Brazil. Radio Monte Roraima – Freedom of Speech gets “high ratings”

Rádio Monte Roraima aims to inform listeners according to quality, impartiality and ethical standards, focusing on the least fortunate, human rights and the environment.
The day light is so bright, perhaps because  the sky is clear or because the country lies on the equator. The Radio Monte Roraima premises are located  just a few steps away from Rio Branco and beside the Mother Church in Boa Vista, the capital of the Brazilian State of Roraima. The logo and the name of the radio are drawn in pastel colours on a boundary wall outside the building. Inside, at the entrance, which is bright and simply furnished, there are two placards about the radio hanging on the blue walls. One placard says : 

“ Radio Monte Roraima intends to be a reference point for quality communication in the State of Roraima. It aims to contribute to social transformation through  interactive programming. This broadcaster focuses on issues related to social justice, environment, human rights and the Catholic faith. The radio priorities are: making the least fortunates’ voices heard, providing and disseminating information, education and entertainment  according to quality, impartiality and ethical standards, and contributing to the social, cultural, artistic and religious progress of society”.
The origins
Starting up Rádio Monte Roraima was neither fast, nor easy. Msgr. Mongiano,  Bishop of Roraima from 1975 to 1996, was the first to talk about the importance of an alternative information source through a means of mass communication. “Over my last years in Roraima – said Msgr. Mongiano – I realised  that a radio broadcaster would provide the diocese, with alternative information. The local media were totally in the hands of the political elite. I was nominated to set up a cultural and educational foundation, which would be in charge of the radio, in order not to expose the diocese and the bishop to the attacks of the listeners”.

 The “Giuseppe Allamano Cultural & Educational Foundation,” was set up in February 1991. Starting a radio station was among the projects of the Foundation, but Radio Monte Roraima Fm 107 became a reality only twelve years later, on 29 December 2002.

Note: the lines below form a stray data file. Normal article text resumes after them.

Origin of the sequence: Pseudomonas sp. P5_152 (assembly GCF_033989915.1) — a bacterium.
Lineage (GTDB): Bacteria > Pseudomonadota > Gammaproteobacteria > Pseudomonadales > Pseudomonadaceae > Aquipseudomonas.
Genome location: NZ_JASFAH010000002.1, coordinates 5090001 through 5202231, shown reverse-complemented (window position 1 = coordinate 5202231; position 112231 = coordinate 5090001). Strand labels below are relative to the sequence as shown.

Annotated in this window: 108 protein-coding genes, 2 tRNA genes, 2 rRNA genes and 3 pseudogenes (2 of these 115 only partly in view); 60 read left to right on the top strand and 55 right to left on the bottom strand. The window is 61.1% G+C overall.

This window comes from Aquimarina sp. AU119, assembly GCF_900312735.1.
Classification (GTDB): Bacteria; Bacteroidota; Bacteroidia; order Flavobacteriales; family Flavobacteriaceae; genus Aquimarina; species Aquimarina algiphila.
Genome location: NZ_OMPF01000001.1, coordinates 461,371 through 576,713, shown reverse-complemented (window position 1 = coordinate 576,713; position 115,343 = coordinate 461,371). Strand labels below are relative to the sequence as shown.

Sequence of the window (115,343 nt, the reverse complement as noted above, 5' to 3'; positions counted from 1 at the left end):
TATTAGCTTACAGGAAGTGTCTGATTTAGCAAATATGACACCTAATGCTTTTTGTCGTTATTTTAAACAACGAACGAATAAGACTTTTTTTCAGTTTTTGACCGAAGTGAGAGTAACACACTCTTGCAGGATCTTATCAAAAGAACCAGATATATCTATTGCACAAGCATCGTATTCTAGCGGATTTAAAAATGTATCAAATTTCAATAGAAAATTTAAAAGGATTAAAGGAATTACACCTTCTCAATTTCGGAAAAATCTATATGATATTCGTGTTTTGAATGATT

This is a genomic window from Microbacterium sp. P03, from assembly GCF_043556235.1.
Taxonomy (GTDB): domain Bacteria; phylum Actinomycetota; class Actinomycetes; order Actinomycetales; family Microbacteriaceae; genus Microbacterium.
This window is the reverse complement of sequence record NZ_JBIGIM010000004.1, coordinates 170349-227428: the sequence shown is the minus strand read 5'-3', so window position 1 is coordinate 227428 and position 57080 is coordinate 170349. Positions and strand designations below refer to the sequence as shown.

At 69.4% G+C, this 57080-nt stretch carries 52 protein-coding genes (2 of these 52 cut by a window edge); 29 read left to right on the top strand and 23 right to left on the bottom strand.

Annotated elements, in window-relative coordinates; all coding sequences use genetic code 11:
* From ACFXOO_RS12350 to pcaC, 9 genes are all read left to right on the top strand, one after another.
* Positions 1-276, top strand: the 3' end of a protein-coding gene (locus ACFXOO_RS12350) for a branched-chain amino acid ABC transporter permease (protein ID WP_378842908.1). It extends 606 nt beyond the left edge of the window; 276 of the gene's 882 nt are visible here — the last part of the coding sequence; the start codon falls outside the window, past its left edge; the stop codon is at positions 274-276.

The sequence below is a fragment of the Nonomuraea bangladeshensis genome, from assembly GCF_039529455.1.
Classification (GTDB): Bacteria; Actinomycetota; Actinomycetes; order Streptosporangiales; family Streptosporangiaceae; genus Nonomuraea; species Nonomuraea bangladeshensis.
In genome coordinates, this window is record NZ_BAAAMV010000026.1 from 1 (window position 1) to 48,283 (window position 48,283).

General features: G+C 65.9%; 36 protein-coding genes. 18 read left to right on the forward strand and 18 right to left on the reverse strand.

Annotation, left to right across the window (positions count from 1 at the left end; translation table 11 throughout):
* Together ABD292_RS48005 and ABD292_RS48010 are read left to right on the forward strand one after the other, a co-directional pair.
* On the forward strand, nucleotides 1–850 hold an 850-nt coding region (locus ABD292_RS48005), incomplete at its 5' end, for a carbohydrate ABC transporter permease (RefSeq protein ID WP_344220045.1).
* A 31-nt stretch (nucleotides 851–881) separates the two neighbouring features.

Now, Monte Roraima is a well-established radio broadcaster, with an audience share on the rise. The radio is run by a young journalist Janaina Souza who greets us with a smile and says, “News, education and entertainment are the three major pillars of Radio Monte Roraima programming. The news is our strong point: the radio station broadcasts two daily news programs – Jornal da manhã and Jornal da tarde – produced by a small team of journalists. In addition, the radio broadcasts a national news bulletin  (Jornal Brasil hoje) in connection with Rádio Aparecida, a broadcaster of St. Paul that produces the news bulletin for Rede Católica de Rádio, a network of Catholic radio stations in Brazil. “Besides news – continues Janaina – the radio also broadcasts educational, cultural and entertainment programs. Monte Roraima is the only radio in the country that has a program for children, Cantinho criança (Kids’ Corner), which is broadcast on Saturdays. The “A voz dos povos indígenas” (The voice of indigenous peoples) program, dedicated to  natives, is broadcast on Mondays. Monsignor Roque Paloschi, Bishop of Roraima, presents a 5 minute program Palavra de vida (Word of Life), every morning from Monday to Friday”.
The Bem Querer dam
Disputes over  the construction of a hydroelectric plant on the waters of the Branco river have been dragging on for a long time now in Roraima. The dam is called Bem Querer, which translated into English means Affection, a name that sounds ironic, considering the strong opposition the project has generated  among the local population. The dam is part of the Growth Acceleration Program (PAC 2), (Plano de Aceleração do Crescimento), and is supposed to be built near Caracaraí, 125 kilometres from Boa Vista, near the rapids (Corredeiras do Bem Querer), declared an archaeological site by the Institute of Historical and Artistic National Heritage (IPHAN).The construction of the plant is believed to have a potential serious impact on population, environment and climate. Protection of the environment is among the priority issues at Radio Monte Roraima.
“Rio Branco –  the  radio director says – is our river, we live around its waters. The dam project is a serious threat to people and the environment. This why many are joining us in the attempt to halt the project, such as the Puraké movement”. 

The Radio Roraima director criticizes harshly the way the project has been managed. “Everything was decided in secret, without  involving  the people who are likely to be directly affected by the construction of the dam. We demand transparency”.
Radio Monte Roraima is on the front line denouncing irregularities and abuses. “Our task is to give voice to those who would be the most affected by the construction of the dam: the fishermen and the indigenous people”. More than once, Rádio Mount Roraima has had problems with political authorities. “Yes, we have had some problems, it is not easy to be an independent radio. However listeners are on our side and are rewarding us, in fact the audience share is on the rise”. Freedom of speech is not always easy for Rádio Monte Roraima, but it gets “high ratings”. (P.M.)